A South Korean entrepreneur who runs a data recovery firm was indicted on charges of conspiring with ransomware hackers for nearly four years, South Korean prosecutors announced on Monday. An employee of the firm was also indicted under the same charges.

In a press release, the Seoul Central District Prosecutors’ Office stated that the defendants worked with the ransomware hackers from October 2018 to July 2022. They allegedly worked side by side with the criminals and extorted more than 2 billion won ($2 million) from their mutual victims.

According to the statement, once the ransomware hackers encrypted the victims’ computers with malicious code, called the ‘Magniber,’ they shared a piece of detailed information about their attack with a handful of data recovery companies, including that of the accused. Once the Magniber ransomware encrypts a computer, it changes the file name extension into randomized five to ten-digit random lower-case letters. The defendants, under the auspices of their company name, publicized the name of the extension online, hoping to entice desperate victims into contacting them for a solution. READ MORE

5. South Korea’s government network collapsed for nearly 48 hours

Designed by Areum Hwang, The Readable

South Korea experienced a massive breakdown in its government network for nearly two days, leaving citizens and public service workers on edge before its full restoration on Sunday evening.

On November 19, the Ministry of the Interior and Safety (MOIS) held a press briefing and announced that they have fully restored the government network. South Korea faced a sudden network outage in its system early last Friday. The network failure caused various disruptions in the operations of public service workers, as they were cut off from accessing the internal government network called the ‘Saeol.’ It also resulted in the breakdown of online services, which enable citizens to be issued public documents without submitting an application manually to government employees. READ MORE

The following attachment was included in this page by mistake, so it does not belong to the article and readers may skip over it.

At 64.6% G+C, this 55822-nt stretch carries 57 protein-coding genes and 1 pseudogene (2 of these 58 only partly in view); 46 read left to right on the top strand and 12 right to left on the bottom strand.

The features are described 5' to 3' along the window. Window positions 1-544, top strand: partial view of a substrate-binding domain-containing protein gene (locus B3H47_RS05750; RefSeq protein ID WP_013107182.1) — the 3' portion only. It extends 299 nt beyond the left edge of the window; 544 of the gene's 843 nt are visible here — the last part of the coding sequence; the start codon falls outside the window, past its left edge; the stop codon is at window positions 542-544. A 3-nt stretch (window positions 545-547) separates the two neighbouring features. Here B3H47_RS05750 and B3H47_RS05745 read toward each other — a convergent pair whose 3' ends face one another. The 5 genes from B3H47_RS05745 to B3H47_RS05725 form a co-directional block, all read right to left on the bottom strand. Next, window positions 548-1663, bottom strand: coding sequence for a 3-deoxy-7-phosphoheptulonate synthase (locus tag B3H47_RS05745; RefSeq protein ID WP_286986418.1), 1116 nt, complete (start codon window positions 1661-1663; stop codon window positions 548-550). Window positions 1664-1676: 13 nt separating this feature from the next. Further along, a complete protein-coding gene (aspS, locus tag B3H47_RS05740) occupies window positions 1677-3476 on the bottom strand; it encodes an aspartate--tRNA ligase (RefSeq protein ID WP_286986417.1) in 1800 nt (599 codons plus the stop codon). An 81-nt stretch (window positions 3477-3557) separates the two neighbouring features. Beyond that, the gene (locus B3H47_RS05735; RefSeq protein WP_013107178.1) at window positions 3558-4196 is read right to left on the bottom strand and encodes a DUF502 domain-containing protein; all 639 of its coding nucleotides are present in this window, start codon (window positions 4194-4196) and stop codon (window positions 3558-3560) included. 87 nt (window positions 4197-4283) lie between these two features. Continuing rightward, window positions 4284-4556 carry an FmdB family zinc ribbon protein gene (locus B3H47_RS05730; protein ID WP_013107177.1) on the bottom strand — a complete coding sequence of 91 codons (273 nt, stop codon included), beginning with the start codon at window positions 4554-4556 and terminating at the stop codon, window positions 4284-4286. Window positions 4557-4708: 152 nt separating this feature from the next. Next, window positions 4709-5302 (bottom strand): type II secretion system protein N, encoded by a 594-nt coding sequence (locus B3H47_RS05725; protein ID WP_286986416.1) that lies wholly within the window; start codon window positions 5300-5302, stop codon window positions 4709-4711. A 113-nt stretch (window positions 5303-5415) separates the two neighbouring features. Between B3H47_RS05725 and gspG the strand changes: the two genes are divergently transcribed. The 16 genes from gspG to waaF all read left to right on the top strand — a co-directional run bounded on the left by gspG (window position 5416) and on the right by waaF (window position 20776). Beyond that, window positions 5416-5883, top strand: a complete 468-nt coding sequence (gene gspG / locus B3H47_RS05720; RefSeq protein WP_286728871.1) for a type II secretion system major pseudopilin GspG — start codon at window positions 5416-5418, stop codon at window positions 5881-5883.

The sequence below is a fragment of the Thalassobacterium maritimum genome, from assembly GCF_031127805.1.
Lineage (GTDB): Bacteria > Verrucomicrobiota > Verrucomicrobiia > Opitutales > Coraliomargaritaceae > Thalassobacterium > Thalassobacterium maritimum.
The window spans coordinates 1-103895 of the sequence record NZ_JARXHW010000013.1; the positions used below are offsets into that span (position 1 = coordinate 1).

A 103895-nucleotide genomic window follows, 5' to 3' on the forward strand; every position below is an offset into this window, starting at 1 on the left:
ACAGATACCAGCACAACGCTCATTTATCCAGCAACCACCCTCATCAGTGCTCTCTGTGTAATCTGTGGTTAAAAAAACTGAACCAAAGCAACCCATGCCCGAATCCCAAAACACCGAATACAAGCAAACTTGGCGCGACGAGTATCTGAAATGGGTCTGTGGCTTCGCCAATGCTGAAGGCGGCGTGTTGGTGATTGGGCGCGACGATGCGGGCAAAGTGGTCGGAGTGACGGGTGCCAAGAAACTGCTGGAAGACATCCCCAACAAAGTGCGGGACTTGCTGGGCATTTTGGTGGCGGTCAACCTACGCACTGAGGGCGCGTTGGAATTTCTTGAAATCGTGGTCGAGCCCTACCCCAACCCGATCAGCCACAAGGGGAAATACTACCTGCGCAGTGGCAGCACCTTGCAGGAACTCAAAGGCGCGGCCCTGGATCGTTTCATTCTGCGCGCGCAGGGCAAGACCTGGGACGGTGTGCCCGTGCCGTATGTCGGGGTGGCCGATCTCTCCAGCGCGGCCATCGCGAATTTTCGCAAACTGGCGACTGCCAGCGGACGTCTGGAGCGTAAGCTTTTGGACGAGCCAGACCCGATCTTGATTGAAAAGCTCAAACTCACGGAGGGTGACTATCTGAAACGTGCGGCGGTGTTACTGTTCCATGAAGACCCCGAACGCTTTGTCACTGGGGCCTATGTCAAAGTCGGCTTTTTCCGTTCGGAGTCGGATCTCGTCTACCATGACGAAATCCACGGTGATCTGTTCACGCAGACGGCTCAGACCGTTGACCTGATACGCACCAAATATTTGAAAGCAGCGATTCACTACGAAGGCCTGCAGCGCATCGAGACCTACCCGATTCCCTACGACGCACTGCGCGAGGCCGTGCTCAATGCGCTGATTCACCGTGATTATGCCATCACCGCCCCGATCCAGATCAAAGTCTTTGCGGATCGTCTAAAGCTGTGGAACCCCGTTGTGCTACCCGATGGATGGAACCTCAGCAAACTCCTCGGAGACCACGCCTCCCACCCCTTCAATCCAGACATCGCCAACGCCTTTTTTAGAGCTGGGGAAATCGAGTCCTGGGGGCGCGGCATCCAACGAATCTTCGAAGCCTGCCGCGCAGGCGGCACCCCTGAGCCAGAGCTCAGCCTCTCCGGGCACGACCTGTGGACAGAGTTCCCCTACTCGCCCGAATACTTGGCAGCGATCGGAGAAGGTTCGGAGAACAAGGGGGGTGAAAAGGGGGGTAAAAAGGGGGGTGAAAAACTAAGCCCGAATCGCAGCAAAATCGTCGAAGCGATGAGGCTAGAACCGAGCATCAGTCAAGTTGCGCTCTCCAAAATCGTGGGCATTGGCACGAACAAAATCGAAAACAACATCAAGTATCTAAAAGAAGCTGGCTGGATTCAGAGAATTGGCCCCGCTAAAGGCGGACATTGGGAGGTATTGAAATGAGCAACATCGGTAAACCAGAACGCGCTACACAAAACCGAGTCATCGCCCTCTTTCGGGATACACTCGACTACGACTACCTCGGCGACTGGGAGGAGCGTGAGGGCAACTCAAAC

6. Press Release: Cybersixgill offers threat intelligence predictions for 2024

Designed by Areum Hwang, The Readable

Prediction #1: AI will evolve to become more broadly accessible while cybersecurity vendors continue to address the reliability, diversity, and privacy of data.

  • AI’s value is rooted in the breadth and reliability of data, which Cybersixgill predicts will significantly improve in 2024 as AI vendors advance the richness and fidelity of results.
  • AI will become broadly accessible to practitioners, regardless of their skillset or maturity level.
  • As concerns for data privacy with AI grow, companies will form their own policies while waiting for government entities to enact regulatory legislation. The U.S. and other countries may establish some regulations in 2024, although clear policies may not take shape until 2025 or later. READ MORE

7. [People] Lee Moon-hyung, Country Manager of South Korea, Automation Anywhere

Lee Moon-hyung, Country Manager of South Korea, Automation Anywhere

Lee Moon-hyung was appointed as the Country Manager of South Korea by Automation Anywhere on November 22. Prior to joining Automation Anywhere, Lee worked at AWS, Softomotive, Vormetric, Entrust, and VMware, overseeing the South Korean market. Lee wrote a book on robotic process automation (RPA), which was published in South Korea in June 2020.

8. [People] Mitchell Kim, Vice President & CTO, SSNC

Mitchell Kim, Vice President & CTO, SSNC

The cybersecurity firm SSNC announced on November 21 that Mitchell Kim joined the company as the Vice President and the Chief Technical Officer (CTO). Kim has more than 20 years of experience in cybersecurity consulting. Prior to joining SSNC, Kim served as a cybersecurity leader at Samjeong KPMG, supervising consulting and service businesses.

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The cover image of this article was designed by Areum Hwang (The source of the photo: South Korean presidential office. South Korean President Yoon Suk-yeol, left, and King Charles III in the United Kingdom on November 21). This article was copyedited by Arthur Gregory Willers.


Dain Oh is a distinguished journalist based in South Korea, recognized for her exceptional contributions to the field. As the founder and editor-in-chief of The Readable, she has demonstrated her expertise in leading media outlets to success. Prior to establishing The Readable, Dain was a journalist for The Electronic Times, a prestigious IT newspaper in Korea. During her tenure, she extensively covered the cybersecurity industry, delivering groundbreaking reports. Her work included exclusive stories, such as the revelation of incident response information sharing by the National Intelligence Service. These accomplishments led to her receiving the Journalist of the Year Award in 2021 by the Korea Institute of Information Security and Cryptology, a well-deserved accolade bestowed upon her through a unanimous decision. Dain has been invited to speak at several global conferences, including the APEC Women in STEM Principles and Actions, which was funded by the U.S. State Department. Additionally, she is an active member of the Asian American Journalists Association, further exhibiting her commitment to journalism.